Family reunification and unity is a priority for many individuals trying to navigate the immigration system. U.S. immigration law allows for U.S. citizens and lawful permanent residents to petition certain family members for lawful permanent residence or their “green card.” Under family-based immigration, family members will be classified as Immediate Relatives, or through the Family Preference System.
Immediate Relatives include:
- Spouses of U.S. citizens;
- Unmarried children under the age of 21 of U.S. citizens; and
- Parents of U.S. citizens over the age of 21
The Family Preference System allows for the following persons to immigrate:
- Unmarried children of U.S. citizens over the age of 21;
- Spouses of Lawful Permanent Residents;
- Unmarried children under the age of 21 of Lawful Permanent Residents;
- Married children of U.S. citizens; and
- Siblings of U.S. citizens (if the petitioning U.S. citizen is over 21 years of age).
U.S. immigration law creates a quota system with numerical limits on the number of Family Preference Relatives who can enter the United States each year. Under this system, Immediate Relatives are exempt from a quota system. The U.S. Department of State Visa Bulletin is published each month and contains the priority dates for preference categories. Applications with a priority date earlier than the listed date on the visa bulletin are currently being processed for immigrant visas or lawful permanent residence.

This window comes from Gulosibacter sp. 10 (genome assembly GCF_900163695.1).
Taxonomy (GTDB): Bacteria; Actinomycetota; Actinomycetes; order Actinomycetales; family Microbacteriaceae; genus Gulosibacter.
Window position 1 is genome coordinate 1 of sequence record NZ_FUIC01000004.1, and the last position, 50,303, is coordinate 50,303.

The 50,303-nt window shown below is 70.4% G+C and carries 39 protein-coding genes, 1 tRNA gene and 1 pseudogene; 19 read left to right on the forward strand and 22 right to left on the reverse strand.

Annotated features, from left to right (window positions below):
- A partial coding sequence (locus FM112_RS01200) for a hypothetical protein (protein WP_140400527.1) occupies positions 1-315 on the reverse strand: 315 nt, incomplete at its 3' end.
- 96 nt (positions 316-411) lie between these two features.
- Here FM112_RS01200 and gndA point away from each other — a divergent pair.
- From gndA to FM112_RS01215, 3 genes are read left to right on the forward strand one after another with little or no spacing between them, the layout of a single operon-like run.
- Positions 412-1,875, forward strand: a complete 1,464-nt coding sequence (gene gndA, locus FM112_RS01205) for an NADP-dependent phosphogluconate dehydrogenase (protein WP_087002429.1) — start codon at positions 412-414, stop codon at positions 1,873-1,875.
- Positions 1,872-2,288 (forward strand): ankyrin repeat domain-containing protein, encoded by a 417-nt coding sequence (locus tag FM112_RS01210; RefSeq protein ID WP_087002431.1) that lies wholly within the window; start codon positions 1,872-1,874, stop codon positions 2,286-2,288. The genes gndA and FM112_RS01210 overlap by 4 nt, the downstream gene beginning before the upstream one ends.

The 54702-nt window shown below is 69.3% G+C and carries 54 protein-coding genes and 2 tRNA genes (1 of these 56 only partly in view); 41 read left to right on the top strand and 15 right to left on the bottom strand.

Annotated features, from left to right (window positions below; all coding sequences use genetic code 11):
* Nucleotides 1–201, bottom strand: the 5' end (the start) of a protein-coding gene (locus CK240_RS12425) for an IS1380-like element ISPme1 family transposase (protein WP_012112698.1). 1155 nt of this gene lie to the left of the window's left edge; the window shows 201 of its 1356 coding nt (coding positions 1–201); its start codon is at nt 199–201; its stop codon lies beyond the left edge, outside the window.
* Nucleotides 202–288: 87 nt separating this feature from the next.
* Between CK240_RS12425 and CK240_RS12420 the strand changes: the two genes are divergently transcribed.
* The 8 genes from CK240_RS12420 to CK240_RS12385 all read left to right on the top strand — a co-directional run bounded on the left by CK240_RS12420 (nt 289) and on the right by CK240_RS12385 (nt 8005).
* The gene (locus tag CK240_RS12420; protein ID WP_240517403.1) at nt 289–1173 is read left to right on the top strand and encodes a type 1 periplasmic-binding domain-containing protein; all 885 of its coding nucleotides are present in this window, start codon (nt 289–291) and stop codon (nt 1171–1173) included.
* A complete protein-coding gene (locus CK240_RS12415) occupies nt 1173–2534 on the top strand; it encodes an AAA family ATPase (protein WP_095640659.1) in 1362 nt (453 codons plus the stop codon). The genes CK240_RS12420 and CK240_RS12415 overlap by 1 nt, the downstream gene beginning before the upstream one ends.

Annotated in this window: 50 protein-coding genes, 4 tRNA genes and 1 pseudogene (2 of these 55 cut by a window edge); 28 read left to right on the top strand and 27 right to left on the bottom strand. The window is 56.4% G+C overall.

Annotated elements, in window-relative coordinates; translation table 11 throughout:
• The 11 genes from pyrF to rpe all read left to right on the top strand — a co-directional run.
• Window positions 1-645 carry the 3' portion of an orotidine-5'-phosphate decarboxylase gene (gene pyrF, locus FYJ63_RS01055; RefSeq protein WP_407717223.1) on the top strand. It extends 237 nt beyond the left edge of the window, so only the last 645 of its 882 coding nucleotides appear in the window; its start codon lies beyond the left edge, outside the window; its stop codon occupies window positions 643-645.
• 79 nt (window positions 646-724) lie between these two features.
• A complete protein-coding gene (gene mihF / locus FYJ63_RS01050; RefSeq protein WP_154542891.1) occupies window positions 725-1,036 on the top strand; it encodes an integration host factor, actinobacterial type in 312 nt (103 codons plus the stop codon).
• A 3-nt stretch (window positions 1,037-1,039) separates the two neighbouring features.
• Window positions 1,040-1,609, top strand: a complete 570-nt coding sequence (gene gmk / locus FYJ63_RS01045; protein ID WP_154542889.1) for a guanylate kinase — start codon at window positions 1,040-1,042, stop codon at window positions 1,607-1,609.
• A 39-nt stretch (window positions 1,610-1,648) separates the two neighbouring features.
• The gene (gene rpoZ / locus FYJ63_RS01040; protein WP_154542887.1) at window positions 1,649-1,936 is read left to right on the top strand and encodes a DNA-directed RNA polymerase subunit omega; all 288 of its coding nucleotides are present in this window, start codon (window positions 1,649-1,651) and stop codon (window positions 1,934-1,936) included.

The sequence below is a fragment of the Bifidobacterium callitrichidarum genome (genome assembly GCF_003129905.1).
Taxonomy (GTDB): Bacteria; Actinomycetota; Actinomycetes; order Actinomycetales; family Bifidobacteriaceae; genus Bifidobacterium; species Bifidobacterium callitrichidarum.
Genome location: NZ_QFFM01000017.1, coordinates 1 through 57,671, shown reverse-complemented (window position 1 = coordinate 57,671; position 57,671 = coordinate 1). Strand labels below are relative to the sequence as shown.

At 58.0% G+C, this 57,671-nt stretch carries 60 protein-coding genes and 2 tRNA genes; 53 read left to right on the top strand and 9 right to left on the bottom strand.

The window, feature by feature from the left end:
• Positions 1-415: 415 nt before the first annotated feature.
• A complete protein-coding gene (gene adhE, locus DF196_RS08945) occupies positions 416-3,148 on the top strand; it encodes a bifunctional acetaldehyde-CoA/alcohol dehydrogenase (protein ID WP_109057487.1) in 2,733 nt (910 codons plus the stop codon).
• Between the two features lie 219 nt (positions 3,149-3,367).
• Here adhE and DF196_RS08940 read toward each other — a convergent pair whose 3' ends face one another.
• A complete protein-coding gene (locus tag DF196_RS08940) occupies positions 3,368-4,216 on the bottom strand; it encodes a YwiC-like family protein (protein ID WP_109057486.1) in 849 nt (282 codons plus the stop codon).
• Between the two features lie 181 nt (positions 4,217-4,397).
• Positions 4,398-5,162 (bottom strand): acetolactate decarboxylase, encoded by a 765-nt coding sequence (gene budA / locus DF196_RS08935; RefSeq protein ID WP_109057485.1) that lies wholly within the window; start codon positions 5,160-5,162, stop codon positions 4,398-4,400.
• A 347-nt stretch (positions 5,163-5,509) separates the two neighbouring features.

The first step in family-based immigration is for the sponsoring U.S. citizen or lawful permanent resident family member to file an I-130 petition for their foreign national family member with U.S. Citizenship and Immigration Services (USCIS). The purpose of the I-130 petition is to establish the qualifying family relationship between the U.S. citizen or lawful permanent resident and foreign national they are seeking to petition. The process by which the foreign national family member obtains lawful permanent residence varies based on whether they are classified as an Immediate Relative or a Family Preference Relative, where the foreign national family member is present in the United States, and whether they entered the country with a valid visa if they are present in the United States, and several other factors. Taking those factors into consideration, the next step for the foreign national family member will be to apply for adjustment of status here in the United States with U.S. Citizenship & Immigration Services, or apply for consular processing, which is applying for an immigrant visa or lawful permanent residence at a U.S. consulate abroad through the U.S. Department of State.
A K-1 visa is a visa that allows for foreign nationals living abroad who are engaged to a U.S. citizen to travel to the United States for the purpose of marrying his or her U.S. citizen fiancé. The first step is for the U.S. citizen to file an I-129F petition with U.S. Citizenship & Immigration Services on behalf of his or her fiancé. Additional proof of the qualifying relationship, including evidence that the couple has met in person at least once within the past two years, and intent to marry upon the foreign national fiancé’s travel to the United States should also be submitted in support of the request.